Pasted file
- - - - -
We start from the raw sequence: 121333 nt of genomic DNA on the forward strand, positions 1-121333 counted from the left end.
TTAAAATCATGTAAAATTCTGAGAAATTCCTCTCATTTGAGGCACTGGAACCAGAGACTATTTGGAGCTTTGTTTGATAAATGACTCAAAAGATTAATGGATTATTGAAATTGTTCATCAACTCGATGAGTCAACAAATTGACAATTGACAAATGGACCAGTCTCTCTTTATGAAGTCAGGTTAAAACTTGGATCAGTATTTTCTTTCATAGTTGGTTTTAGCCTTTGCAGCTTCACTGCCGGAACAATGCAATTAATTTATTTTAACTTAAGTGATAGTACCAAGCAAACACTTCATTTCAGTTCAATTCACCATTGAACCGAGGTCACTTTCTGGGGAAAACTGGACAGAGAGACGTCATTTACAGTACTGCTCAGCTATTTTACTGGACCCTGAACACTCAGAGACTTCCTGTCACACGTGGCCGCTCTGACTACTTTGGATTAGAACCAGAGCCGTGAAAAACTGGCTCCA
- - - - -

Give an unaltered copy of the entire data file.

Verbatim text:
We start from the raw sequence: 121333 nt of genomic DNA on the forward strand, positions 1-121333 counted from the left end.
TTAAAATCATGTAAAATTCTGAGAAATTCCTCTCATTTGAGGCACTGGAACCAGAGACTATTTGGAGCTTTGTTTGATAAATGACTCAAAAGATTAATGGATTATTGAAATTGTTCATCAACTCGATGAGTCAACAAATTGACAATTGACAAATGGACCAGTCTCTCTTTATGAAGTCAGGTTAAAACTTGGATCAGTATTTTCTTTCATAGTTGGTTTTAGCCTTTGCAGCTTCACTGCCGGAACAATGCAATTAATTTATTTTAACTTAAGTGATAGTACCAAGCAAACACTTCATTTCAGTTCAATTCACCATTGAACCGAGGTCACTTTCTGGGGAAAACTGGACAGAGAGACGTCATTTACAGTACTGCTCAGCTATTTTACTGGACCCTGAACACTCAGAGACTTCCTGTCACACGTGGCCGCTCTGACTACTTTGGATTAGAACCAGAGCCGTGAAAAACTGGCTCCA